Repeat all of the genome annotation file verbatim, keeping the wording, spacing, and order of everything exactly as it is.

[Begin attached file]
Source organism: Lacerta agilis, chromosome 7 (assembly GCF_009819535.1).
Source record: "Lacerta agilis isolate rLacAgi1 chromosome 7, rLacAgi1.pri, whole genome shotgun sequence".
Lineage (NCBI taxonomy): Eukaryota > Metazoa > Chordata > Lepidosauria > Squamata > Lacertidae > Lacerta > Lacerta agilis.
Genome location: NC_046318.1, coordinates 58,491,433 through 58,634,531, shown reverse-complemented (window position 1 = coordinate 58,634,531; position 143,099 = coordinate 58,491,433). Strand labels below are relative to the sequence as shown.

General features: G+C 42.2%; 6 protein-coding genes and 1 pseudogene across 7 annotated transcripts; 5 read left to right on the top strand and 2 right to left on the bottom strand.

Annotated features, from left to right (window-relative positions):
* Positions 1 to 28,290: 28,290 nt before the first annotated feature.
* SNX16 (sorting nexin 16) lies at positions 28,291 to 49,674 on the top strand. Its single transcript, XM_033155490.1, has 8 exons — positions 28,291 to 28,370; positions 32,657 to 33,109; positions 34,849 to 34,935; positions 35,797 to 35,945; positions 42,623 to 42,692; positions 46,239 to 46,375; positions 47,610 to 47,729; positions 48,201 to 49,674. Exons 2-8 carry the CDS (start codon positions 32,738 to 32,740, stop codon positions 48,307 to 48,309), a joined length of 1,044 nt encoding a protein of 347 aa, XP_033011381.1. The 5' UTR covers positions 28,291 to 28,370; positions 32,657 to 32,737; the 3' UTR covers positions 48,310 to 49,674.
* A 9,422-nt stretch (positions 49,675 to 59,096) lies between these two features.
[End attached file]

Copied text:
Source organism: Lacerta agilis, chromosome 7 (assembly GCF_009819535.1).
Source record: "Lacerta agilis isolate rLacAgi1 chromosome 7, rLacAgi1.pri, whole genome shotgun sequence".
Lineage (NCBI taxonomy): Eukaryota > Metazoa > Chordata > Lepidosauria > Squamata > Lacertidae > Lacerta > Lacerta agilis.
Genome location: NC_046318.1, coordinates 58,491,433 through 58,634,531, shown reverse-complemented (window position 1 = coordinate 58,634,531; position 143,099 = coordinate 58,491,433). Strand labels below are relative to the sequence as shown.

General features: G+C 42.2%; 6 protein-coding genes and 1 pseudogene across 7 annotated transcripts; 5 read left to right on the top strand and 2 right to left on the bottom strand.

Annotated features, from left to right (window-relative positions):
* Positions 1 to 28,290: 28,290 nt before the first annotated feature.
* SNX16 (sorting nexin 16) lies at positions 28,291 to 49,674 on the top strand. Its single transcript, XM_033155490.1, has 8 exons — positions 28,291 to 28,370; positions 32,657 to 33,109; positions 34,849 to 34,935; positions 35,797 to 35,945; positions 42,623 to 42,692; positions 46,239 to 46,375; positions 47,610 to 47,729; positions 48,201 to 49,674. Exons 2-8 carry the CDS (start codon positions 32,738 to 32,740, stop codon positions 48,307 to 48,309), a joined length of 1,044 nt encoding a protein of 347 aa, XP_033011381.1. The 5' UTR covers positions 28,291 to 28,370; positions 32,657 to 32,737; the 3' UTR covers positions 48,310 to 49,674.
* A 9,422-nt stretch (positions 49,675 to 59,096) lies between these two features.